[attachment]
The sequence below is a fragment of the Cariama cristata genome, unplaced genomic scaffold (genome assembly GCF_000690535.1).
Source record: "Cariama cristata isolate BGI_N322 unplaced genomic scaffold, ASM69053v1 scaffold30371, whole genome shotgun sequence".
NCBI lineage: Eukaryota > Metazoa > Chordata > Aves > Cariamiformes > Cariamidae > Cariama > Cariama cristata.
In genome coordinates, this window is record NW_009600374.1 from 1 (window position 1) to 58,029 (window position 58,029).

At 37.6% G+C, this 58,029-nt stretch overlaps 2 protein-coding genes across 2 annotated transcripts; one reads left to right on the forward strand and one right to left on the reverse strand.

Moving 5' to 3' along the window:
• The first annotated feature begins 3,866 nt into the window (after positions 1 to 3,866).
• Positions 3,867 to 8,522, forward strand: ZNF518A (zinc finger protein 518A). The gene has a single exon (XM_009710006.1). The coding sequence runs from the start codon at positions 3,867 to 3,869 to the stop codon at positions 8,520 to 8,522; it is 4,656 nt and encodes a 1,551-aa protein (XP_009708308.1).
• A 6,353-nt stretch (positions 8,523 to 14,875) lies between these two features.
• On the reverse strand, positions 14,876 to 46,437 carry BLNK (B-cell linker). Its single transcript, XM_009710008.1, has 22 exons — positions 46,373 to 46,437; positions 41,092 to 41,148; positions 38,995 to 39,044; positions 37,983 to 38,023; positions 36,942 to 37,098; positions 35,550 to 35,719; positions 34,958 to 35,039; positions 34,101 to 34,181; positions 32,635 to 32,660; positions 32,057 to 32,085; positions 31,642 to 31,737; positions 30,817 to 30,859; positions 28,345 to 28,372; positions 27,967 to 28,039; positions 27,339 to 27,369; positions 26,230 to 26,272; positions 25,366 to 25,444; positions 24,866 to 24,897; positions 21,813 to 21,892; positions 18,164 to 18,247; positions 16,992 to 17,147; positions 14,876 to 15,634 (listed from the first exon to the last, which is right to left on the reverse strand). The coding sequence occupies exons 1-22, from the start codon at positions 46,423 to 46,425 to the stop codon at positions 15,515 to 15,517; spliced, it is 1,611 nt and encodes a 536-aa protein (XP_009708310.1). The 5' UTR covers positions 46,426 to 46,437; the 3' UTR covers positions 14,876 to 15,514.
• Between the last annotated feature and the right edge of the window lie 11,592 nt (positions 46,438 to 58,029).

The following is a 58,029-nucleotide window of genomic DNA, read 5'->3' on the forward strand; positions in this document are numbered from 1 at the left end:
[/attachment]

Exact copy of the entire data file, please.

The sequence below is a fragment of the Cariama cristata genome, unplaced genomic scaffold (genome assembly GCF_000690535.1).
Source record: "Cariama cristata isolate BGI_N322 unplaced genomic scaffold, ASM69053v1 scaffold30371, whole genome shotgun sequence".
NCBI lineage: Eukaryota > Metazoa > Chordata > Aves > Cariamiformes > Cariamidae > Cariama > Cariama cristata.
In genome coordinates, this window is record NW_009600374.1 from 1 (window position 1) to 58,029 (window position 58,029).

At 37.6% G+C, this 58,029-nt stretch overlaps 2 protein-coding genes across 2 annotated transcripts; one reads left to right on the forward strand and one right to left on the reverse strand.

Moving 5' to 3' along the window:
• The first annotated feature begins 3,866 nt into the window (after positions 1 to 3,866).
• Positions 3,867 to 8,522, forward strand: ZNF518A (zinc finger protein 518A). The gene has a single exon (XM_009710006.1). The coding sequence runs from the start codon at positions 3,867 to 3,869 to the stop codon at positions 8,520 to 8,522; it is 4,656 nt and encodes a 1,551-aa protein (XP_009708308.1).
• A 6,353-nt stretch (positions 8,523 to 14,875) lies between these two features.
• On the reverse strand, positions 14,876 to 46,437 carry BLNK (B-cell linker). Its single transcript, XM_009710008.1, has 22 exons — positions 46,373 to 46,437; positions 41,092 to 41,148; positions 38,995 to 39,044; positions 37,983 to 38,023; positions 36,942 to 37,098; positions 35,550 to 35,719; positions 34,958 to 35,039; positions 34,101 to 34,181; positions 32,635 to 32,660; positions 32,057 to 32,085; positions 31,642 to 31,737; positions 30,817 to 30,859; positions 28,345 to 28,372; positions 27,967 to 28,039; positions 27,339 to 27,369; positions 26,230 to 26,272; positions 25,366 to 25,444; positions 24,866 to 24,897; positions 21,813 to 21,892; positions 18,164 to 18,247; positions 16,992 to 17,147; positions 14,876 to 15,634 (listed from the first exon to the last, which is right to left on the reverse strand). The coding sequence occupies exons 1-22, from the start codon at positions 46,423 to 46,425 to the stop codon at positions 15,515 to 15,517; spliced, it is 1,611 nt and encodes a 536-aa protein (XP_009708310.1). The 5' UTR covers positions 46,426 to 46,437; the 3' UTR covers positions 14,876 to 15,514.
• Between the last annotated feature and the right edge of the window lie 11,592 nt (positions 46,438 to 58,029).

The following is a 58,029-nucleotide window of genomic DNA, read 5'->3' on the forward strand; positions in this document are numbered from 1 at the left end: